Marcia Franklin (“Real Life in Focus,” fall 2004) received the American Bar Association’s Silver Gavel Award, the association’s highest media honor, for her documentary The Color of Conscience: Human Rights in Idaho. The documentary recounts the more than two-decades–long effort by Idaho human rights leaders to shut down the Aryan Nations, a white supremacist group that operated a compound in northern Idaho. The hourlong film also takes a closer look at various human rights issues in the state. For more than 20 years Franklin, who lives in Boise, has been a producer and host at Idaho Public Television, where her programs have won many honors.
Janessa Goldbeck (“Close Quarters,” summer 2009) was named to the “99 Under 33,” a project of the Diplomatic Courier and the Young Professionals in Foreign Policy that ranks the 99 most influential -foreign policy leaders under the age of 33. As a spokesperson for the Make Us Strong Campaign, Goldbeck completed a 4,200-mile solo cross-country bicycle ride, appearing in the media, holding events and meeting with elected officials along the way to focus national attention on how international development keeps America safe. Goldbeck, a second lieutenant with the U.S. Marine Corps, lives in Quantico, Va.
Michelle Grabner (“Portrait of the Artists,” summer 2001) of Oak Park, Ill., was recently named one of the three curators of the 2014 Whitney Biennial, the Whitney Museum of American Art’s flagship exhibition. Each of the curators will oversee one floor of the exhibition. Grabner is chair of the painting and drawing department at the School of the Art Institute of Chicago. A survey of her work, organized by the Museum of Contemporary Art Cleveland, will travel the United States later this year.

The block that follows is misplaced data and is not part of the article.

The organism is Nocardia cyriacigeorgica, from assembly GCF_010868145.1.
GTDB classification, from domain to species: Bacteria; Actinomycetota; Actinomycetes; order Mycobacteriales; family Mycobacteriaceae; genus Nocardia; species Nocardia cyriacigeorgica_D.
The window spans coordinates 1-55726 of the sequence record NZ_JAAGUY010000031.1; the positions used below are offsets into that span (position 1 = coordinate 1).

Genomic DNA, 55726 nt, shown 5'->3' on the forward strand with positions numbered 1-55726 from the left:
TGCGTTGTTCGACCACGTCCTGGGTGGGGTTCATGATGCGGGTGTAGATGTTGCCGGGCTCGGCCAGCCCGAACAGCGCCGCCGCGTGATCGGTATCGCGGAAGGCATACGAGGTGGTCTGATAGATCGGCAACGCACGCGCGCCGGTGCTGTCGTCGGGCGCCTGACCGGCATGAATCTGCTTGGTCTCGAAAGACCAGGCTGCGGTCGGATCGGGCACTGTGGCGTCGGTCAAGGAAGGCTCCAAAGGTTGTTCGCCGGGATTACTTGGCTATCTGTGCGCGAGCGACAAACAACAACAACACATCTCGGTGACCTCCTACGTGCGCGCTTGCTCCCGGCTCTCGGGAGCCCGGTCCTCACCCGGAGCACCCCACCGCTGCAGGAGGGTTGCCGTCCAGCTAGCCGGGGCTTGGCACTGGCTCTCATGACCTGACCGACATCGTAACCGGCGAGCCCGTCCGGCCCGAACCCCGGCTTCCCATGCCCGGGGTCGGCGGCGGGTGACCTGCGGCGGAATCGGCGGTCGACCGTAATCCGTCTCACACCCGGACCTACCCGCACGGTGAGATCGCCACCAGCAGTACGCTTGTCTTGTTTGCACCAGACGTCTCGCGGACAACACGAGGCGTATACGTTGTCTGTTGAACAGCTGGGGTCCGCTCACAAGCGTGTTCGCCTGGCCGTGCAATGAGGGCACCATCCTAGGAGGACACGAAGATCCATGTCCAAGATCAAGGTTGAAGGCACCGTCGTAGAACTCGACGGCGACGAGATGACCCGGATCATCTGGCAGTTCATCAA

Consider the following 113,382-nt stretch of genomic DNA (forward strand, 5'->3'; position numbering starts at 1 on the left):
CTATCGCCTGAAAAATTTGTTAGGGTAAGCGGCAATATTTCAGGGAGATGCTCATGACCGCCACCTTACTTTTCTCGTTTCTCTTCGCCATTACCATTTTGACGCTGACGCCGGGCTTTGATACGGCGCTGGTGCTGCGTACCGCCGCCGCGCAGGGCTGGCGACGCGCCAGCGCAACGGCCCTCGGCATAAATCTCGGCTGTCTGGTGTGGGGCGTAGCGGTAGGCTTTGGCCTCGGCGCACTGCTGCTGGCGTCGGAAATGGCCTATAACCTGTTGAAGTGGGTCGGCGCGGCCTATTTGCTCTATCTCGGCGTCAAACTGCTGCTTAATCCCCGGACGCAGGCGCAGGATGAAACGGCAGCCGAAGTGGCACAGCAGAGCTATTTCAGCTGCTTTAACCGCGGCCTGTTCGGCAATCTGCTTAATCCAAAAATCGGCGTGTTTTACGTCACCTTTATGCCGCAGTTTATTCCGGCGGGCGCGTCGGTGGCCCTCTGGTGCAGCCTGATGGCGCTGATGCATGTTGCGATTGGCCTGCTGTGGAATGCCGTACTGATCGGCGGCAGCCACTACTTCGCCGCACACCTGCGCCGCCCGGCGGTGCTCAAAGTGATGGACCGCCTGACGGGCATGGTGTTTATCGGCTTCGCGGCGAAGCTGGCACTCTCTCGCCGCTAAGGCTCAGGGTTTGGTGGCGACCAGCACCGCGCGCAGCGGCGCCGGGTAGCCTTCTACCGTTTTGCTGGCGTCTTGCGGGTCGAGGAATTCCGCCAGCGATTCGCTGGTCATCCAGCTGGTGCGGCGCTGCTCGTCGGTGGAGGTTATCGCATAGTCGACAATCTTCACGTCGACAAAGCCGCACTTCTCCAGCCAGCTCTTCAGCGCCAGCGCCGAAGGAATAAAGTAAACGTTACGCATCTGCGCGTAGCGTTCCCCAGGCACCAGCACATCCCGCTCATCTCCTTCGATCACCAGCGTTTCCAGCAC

Ryan Haggerty and Lisa Wayland wrote the “Marriage 101” feature in the fall 2007 issue about their experience taking the popular course together. They tied the knot Sept. 29 in Chicago. “It was an incredible day, and one we’ll treasure for the rest of our lives,” Wayland said. “Almost every member of both of our families was able to attend, as well as many good friends, including quite a few Northwestern alumni. We are truly blessed.” Haggerty is a reporter with the Chicago Tribune, and Wayland is a data asset manager at Anthem Marketing Solutions in Chicago.
Gita Pullapilly (“Plot Points Toward Peace,” summer 2007) and her husband, Aron Gaudet, executive produced the national PBS program Lifecasters, with her sister, Kavita Pullapilly (KSM03), serving as producer. The program presents the stories of Americans who have found creative ways to realize their dreams a bit late in life. Gita and Aron tell the story of Albert Hurwit, a retired doctor who, at 80, couldn’t read or write music but composed an award-winning symphony. The Film Society of Lincoln Center hosted the Lifecasters premiere in February at the Walter Reade Theater in New York City, and the program aired on PBS in the same month. Gita, Aron and Kavita are also in postproduction on their feature film Blue Potato. The movie, slated for release this year, focuses on Dominic Roy, a teen who hopes to earn enough from potato harvests to finally escape the monotony of his hometown in Maine. He’s also fighting to save his reckless friend, Casper, from the dangers of smuggling prescription drugs across the Canadian border with Casper’s outlaw father.
Tell us what you think. E-mail comments or questions to the editors at email@example.com.
Ever wonder about those strange designations we use throughout Northwestern to identify alumni of the various schools of the University? See the complete list.